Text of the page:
Forbes J (2020) Engines of Privilege: Britain's Private School Problem (Book Review). Review of: Engines of Privilege: Britain's Private School Problem. David Kynaston and Francis Green, Bloomsbury. 2019, pp. 336. ISBN: 978-1-3500-4006-9. Scottish Educational Review, 52 (1). http://www.scotedreview.org.uk/online-content/2020/521/
First paragraph: Engines of Privilege: Britain’s Private School Problem aims to ‘kick-start a long overdue national debate’ on the future of ‘Britain’s private fee-paying schools’ (jacket copy). That private schools are ‘engines of inequality’ blocking social mobility is stated at the outset. The authors’ premise is that it should be possible to have a ‘sustained and fully inclusive national conversation’ about Britain’s private school ‘problem’, that ‘the existence in Britain of a flourishing private school sector not only limits the life chances of those who attend state schools, but also damages society at large’ (p.vii). Publication (February 2019) promptly jumpstarted a flurry of review and debate in newspaper ‘heavies’, radio, TV and elsewhere. The book is accessible, a pacy account of ‘the problem’, the authors aiming for ‘clear, vigorous prose’ and ‘forensic analysis’ (jacket copy). Irksomely, ‘Scotland’ is not an Index entry: the two ‘Scottish’ listings concern the Scottish Council of Independent Schools (SCIS) and the Scottish Qualifications Authority. ‘Engines…’ sets out to consider Britain’s ‘problem’, so a Scottish view being significantly overlooked frequently prompted this reviewer to ask: ‘Meaning what for Scotland?’. The focus of this review is therefore on (the lack of) a Scotland perspective.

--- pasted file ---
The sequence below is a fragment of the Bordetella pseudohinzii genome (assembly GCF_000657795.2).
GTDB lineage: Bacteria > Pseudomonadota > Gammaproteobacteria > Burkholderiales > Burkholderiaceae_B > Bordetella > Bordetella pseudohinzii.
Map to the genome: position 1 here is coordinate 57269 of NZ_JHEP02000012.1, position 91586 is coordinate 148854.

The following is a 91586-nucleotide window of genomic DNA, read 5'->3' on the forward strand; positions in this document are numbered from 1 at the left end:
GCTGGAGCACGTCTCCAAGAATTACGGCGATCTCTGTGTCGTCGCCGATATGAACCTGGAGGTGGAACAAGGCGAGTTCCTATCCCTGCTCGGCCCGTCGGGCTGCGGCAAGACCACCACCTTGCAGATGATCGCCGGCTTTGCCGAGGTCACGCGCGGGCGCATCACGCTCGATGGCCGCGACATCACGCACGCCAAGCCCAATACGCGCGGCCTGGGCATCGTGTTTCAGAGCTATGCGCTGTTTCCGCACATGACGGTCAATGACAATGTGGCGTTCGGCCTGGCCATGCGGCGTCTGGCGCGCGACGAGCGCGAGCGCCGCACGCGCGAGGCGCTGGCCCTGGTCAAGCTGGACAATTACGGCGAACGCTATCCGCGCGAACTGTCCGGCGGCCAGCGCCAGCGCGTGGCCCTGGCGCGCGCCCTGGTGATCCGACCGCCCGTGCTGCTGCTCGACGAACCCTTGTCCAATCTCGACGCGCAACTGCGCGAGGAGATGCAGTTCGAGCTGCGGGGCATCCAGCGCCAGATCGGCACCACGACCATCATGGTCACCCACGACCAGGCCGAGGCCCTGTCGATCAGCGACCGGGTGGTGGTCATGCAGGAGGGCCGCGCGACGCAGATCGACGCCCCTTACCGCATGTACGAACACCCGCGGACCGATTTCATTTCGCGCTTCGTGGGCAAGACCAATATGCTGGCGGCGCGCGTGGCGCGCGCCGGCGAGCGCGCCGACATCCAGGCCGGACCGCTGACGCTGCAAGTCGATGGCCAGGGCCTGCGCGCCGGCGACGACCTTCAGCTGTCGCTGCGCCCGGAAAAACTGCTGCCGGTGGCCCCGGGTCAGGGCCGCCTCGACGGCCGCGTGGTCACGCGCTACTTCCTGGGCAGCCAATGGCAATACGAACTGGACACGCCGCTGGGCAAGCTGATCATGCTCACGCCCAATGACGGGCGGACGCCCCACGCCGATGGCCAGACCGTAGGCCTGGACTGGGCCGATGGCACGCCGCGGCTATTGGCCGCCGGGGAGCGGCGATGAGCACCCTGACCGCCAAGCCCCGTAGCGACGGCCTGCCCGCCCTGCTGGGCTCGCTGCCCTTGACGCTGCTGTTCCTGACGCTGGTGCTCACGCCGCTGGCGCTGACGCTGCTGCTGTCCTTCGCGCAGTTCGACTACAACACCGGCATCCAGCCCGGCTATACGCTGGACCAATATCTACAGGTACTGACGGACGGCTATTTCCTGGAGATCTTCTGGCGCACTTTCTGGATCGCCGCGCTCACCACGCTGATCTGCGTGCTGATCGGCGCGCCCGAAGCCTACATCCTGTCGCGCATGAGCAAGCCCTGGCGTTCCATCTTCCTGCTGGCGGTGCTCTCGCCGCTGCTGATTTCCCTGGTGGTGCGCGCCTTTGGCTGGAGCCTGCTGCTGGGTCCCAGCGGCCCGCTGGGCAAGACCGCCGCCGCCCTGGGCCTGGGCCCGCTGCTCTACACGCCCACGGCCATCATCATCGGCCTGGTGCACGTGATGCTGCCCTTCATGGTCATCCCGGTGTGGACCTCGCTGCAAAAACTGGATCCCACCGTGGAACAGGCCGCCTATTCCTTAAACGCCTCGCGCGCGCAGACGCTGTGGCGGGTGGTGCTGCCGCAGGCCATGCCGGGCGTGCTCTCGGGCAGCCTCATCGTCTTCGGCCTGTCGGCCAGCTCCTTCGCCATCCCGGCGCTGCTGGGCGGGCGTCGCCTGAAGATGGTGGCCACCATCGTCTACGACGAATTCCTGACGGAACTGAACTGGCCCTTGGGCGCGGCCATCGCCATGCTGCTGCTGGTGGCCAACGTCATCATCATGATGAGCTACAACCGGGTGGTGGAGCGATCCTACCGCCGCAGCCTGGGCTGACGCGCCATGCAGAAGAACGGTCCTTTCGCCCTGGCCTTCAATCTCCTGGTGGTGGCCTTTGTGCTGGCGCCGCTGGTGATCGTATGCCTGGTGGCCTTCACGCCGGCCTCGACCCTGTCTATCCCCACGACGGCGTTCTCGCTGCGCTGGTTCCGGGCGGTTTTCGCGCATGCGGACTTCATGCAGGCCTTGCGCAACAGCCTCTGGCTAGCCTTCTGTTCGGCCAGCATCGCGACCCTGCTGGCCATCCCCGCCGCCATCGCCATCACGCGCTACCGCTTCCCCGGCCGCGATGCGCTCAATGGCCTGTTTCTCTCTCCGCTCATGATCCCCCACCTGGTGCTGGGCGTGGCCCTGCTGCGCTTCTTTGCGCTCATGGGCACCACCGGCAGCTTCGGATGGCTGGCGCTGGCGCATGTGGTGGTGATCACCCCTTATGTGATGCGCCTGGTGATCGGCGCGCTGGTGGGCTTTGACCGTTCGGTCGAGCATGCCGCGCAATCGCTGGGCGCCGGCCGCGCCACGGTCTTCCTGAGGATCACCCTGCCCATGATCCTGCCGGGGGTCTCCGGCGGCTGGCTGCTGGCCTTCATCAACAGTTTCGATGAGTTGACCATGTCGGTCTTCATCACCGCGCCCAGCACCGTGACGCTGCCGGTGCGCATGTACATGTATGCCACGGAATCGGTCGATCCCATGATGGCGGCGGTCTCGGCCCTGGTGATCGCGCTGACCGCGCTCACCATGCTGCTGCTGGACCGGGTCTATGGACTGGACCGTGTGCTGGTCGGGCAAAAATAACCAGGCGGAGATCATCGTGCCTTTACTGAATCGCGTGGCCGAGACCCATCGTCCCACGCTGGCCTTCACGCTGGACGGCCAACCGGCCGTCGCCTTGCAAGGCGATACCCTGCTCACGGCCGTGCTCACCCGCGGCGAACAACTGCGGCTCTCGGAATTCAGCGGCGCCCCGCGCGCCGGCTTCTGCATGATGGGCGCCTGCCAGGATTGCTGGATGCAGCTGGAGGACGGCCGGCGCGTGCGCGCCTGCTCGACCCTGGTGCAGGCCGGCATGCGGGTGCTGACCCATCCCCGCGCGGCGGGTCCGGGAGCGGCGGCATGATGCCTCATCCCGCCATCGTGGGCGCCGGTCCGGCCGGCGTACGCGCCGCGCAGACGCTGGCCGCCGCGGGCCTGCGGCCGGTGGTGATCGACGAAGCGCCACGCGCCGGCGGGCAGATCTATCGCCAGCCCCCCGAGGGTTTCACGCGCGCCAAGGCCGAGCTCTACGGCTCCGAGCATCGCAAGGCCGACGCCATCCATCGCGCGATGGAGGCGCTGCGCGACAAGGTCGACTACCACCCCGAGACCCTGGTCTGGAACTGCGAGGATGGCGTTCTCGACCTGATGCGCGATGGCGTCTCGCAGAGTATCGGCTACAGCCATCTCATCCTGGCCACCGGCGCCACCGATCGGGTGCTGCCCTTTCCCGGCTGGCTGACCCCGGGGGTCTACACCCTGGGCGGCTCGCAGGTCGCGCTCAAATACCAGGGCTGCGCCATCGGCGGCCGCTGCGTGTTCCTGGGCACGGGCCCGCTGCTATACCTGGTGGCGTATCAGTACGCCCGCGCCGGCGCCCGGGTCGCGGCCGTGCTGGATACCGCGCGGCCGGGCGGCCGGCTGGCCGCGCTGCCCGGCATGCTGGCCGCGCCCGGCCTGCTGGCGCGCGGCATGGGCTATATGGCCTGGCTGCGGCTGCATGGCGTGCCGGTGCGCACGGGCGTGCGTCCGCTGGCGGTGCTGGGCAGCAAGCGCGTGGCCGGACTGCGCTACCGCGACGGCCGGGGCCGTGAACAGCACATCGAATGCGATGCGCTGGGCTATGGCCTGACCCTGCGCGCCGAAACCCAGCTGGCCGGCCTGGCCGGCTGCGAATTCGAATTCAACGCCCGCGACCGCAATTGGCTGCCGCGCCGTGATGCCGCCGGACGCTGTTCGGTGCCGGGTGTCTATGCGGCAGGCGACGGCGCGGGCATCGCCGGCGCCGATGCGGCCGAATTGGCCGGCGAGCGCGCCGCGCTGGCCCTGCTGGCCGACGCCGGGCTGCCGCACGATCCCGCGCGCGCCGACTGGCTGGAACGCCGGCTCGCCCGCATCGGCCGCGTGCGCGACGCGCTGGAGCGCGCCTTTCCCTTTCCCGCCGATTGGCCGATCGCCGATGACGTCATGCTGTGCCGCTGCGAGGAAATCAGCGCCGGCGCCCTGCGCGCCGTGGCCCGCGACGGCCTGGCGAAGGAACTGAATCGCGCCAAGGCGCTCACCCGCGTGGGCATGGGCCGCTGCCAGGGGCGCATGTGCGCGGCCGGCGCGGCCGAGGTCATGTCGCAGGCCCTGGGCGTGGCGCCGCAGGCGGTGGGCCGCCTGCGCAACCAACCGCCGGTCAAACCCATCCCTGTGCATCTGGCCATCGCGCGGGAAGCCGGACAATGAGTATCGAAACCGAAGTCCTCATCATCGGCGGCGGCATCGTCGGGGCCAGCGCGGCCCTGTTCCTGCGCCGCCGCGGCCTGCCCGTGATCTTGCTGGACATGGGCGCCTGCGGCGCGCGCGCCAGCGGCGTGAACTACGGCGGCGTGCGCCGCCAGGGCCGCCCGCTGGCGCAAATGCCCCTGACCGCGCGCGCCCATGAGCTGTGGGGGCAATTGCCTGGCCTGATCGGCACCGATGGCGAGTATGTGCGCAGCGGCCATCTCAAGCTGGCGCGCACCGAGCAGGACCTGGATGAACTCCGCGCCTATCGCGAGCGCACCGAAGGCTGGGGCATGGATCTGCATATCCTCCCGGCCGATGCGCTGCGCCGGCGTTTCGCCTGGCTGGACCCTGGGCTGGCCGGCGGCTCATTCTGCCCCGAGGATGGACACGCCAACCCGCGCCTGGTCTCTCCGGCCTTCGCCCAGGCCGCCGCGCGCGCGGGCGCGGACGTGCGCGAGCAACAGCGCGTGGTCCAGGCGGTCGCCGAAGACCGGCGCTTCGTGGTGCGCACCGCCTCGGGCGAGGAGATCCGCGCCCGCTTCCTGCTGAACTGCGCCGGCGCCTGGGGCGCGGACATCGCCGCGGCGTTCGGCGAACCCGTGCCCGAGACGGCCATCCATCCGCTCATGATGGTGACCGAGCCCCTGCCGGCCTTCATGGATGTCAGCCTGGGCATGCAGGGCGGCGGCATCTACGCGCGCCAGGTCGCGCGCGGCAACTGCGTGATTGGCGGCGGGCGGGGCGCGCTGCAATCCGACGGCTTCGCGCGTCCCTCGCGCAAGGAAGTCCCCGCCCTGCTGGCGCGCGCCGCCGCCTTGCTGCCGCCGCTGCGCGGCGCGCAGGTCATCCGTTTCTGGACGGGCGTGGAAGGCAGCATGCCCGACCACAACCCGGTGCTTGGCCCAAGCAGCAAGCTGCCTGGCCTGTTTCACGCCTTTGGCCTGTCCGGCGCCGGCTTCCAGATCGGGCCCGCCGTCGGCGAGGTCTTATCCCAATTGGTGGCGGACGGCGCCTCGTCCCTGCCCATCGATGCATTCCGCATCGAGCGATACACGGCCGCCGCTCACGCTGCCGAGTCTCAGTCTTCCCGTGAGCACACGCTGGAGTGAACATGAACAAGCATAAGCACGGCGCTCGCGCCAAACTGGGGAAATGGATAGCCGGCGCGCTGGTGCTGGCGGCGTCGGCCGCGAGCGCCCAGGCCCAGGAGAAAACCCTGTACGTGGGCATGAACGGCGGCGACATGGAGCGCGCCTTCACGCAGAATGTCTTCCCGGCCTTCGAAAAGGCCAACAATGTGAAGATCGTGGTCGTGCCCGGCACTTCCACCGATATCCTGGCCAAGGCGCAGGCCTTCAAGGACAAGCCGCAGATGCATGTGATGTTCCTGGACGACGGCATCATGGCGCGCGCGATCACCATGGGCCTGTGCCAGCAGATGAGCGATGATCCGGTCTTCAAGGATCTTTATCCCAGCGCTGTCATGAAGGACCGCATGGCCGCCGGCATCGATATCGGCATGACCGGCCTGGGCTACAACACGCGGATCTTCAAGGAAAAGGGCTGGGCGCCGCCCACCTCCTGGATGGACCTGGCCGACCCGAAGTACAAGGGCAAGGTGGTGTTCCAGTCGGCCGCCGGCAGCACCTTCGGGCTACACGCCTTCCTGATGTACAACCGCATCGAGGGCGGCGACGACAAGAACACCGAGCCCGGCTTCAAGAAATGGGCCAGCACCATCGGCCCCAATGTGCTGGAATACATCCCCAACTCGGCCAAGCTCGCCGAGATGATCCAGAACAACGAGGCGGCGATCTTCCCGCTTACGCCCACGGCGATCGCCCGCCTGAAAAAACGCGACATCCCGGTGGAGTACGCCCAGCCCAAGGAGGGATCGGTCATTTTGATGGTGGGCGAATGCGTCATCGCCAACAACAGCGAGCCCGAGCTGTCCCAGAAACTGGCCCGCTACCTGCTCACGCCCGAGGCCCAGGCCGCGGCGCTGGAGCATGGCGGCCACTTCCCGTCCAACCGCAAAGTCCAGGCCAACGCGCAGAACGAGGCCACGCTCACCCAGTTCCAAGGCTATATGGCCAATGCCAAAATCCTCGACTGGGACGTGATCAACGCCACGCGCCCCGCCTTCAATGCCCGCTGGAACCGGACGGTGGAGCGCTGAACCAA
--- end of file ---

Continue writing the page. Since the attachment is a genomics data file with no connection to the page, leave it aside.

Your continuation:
Output Type: Book Review
Scottish Educational Review: Volume 52, Issue 1
|Item discussed||Engines of Privilege: Britain's Private School Problem. David Kynaston and Francis Green, Bloomsbury. 2019, pp. 336. ISBN: 978-1-3500-4006-9|